Mitotic quiescence, but not unique "stemness," marks the phenotype of bone metastasis-initiating cells in prostate cancer.
Reeves, Kimberley J
AffiliationDepartment of Human Metabolism, Medical School, University of Sheffield, Sheffield
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AbstractThis study aimed to identify subpopulations of prostate cancer cells that are responsible for the initiation of bone metastases. Using rapidly dividing human prostate cancer cell lines, we identified mitotically quiescent subpopulations (<1%), which we compared with the rapidly dividing populations for patterns of gene expression and for their ability to migrate to the skeletons of athymic mice. The study used 2-photon microscopy to map the presence/distribution of fluorescently labeled, quiescent cells and luciferase expression to determine the presence of growing bone metastases. We showed that the mitotically quiescent cells were very significantly more tumorigenic in forming bone metastases than fast-growing cells (55 vs. 15%) and had a unique gene expression profile. The quiescent cells were not uniquely stem cell like, with no expression of CD133 but had the same level expression of other putative prostate stem cell markers (CD44 and integrins α2/β1), when compared to the rapidly proliferating population. In addition, mitotic quiescence was associated with very high levels of C-X-C chemokine receptor type 4 (CXCR4) production. Inhibition of CXCR4 activity altered the homing of quiescent tumor cells to bone. Our studies suggest that mitotic dormancy is a unique phenotype that facilitates tumor cell colonization of the skeleton in prostate cancer.-Wang, N., Docherty, F., Brown, H. K., Reeves, K., Fowles, A., Lawson, M., Ottewell, P. D., Holen, I., Croucher, P. I., Eaton, C. L. Mitotic quiescence, but not unique "stemness," marks the phenotype of bone metastasis-initiating cells in prostate cancer.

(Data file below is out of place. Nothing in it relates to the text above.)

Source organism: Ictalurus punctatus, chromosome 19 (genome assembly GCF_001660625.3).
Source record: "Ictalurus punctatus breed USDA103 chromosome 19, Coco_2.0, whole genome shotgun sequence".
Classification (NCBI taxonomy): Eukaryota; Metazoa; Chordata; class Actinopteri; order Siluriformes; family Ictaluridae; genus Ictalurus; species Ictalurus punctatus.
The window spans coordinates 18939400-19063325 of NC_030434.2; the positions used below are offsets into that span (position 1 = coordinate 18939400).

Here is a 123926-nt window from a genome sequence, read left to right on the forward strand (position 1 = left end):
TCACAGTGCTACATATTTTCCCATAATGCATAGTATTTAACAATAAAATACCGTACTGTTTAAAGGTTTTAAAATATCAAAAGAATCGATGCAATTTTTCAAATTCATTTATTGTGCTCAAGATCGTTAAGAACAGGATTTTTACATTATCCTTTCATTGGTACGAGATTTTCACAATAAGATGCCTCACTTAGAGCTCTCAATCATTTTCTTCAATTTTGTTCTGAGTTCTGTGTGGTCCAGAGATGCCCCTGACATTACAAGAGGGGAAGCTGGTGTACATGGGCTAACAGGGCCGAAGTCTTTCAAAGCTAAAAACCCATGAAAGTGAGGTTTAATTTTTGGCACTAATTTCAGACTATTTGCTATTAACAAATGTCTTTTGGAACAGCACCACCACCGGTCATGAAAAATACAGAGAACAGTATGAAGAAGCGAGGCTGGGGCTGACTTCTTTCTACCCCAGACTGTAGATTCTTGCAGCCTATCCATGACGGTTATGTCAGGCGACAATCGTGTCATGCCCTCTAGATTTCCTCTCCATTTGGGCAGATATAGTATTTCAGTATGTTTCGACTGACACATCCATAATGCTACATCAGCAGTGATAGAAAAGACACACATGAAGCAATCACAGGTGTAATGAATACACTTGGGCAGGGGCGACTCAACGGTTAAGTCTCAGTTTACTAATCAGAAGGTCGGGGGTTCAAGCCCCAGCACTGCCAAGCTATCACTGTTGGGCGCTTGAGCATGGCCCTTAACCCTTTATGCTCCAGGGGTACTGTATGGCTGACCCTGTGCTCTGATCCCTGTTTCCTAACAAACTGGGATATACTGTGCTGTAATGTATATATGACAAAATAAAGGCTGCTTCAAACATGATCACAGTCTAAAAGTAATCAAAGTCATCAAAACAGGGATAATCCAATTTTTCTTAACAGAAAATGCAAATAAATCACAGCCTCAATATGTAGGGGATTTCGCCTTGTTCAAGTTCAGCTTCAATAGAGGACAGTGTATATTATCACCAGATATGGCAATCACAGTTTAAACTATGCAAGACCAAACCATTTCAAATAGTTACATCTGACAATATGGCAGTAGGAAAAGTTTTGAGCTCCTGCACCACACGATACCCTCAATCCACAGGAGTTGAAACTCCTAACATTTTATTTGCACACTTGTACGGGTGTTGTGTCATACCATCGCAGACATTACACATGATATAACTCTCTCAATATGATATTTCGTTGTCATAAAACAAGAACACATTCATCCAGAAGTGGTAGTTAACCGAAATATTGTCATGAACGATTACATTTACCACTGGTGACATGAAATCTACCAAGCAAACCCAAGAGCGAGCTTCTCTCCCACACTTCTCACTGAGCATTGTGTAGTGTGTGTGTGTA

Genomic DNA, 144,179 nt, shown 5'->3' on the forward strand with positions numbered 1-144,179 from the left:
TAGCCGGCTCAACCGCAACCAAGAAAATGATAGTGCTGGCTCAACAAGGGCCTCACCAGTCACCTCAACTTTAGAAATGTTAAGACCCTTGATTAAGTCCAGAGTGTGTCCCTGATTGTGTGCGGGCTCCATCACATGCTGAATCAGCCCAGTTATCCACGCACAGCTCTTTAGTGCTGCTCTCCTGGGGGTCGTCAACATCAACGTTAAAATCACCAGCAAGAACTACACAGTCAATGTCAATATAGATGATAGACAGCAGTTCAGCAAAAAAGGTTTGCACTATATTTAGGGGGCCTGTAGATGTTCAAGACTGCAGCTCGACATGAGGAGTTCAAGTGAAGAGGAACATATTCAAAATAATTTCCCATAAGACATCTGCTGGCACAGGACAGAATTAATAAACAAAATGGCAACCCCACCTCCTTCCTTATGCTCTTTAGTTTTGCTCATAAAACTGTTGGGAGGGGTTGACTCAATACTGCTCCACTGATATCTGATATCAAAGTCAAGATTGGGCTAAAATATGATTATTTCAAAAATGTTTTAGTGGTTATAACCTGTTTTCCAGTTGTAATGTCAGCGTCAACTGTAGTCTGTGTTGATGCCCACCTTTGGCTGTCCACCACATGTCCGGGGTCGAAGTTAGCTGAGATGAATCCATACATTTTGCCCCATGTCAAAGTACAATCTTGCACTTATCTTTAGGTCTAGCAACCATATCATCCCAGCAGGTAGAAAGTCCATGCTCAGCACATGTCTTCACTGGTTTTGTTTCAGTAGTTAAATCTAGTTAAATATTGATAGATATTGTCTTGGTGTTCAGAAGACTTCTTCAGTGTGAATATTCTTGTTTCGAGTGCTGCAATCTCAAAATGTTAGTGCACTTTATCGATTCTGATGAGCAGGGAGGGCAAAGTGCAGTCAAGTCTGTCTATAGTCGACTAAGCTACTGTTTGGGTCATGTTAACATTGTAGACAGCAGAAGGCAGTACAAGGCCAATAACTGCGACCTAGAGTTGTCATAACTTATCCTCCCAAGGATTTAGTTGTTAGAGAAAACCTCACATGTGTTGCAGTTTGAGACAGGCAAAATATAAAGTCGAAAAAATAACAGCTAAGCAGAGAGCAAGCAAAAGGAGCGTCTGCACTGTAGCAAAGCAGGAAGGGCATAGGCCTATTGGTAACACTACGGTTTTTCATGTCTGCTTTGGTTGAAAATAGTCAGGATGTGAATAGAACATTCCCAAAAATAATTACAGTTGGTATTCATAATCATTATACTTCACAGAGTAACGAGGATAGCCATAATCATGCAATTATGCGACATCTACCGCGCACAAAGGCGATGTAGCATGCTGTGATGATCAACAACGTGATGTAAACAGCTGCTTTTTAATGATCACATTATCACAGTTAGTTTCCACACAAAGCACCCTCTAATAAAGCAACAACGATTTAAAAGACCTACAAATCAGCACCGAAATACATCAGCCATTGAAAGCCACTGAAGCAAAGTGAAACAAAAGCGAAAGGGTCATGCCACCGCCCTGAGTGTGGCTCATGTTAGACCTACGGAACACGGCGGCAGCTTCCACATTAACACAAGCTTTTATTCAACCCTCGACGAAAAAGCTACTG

CitationMitotic quiescence, but not unique "stemness," marks the phenotype of bone metastasis-initiating cells in prostate cancer. 2015: FASEB J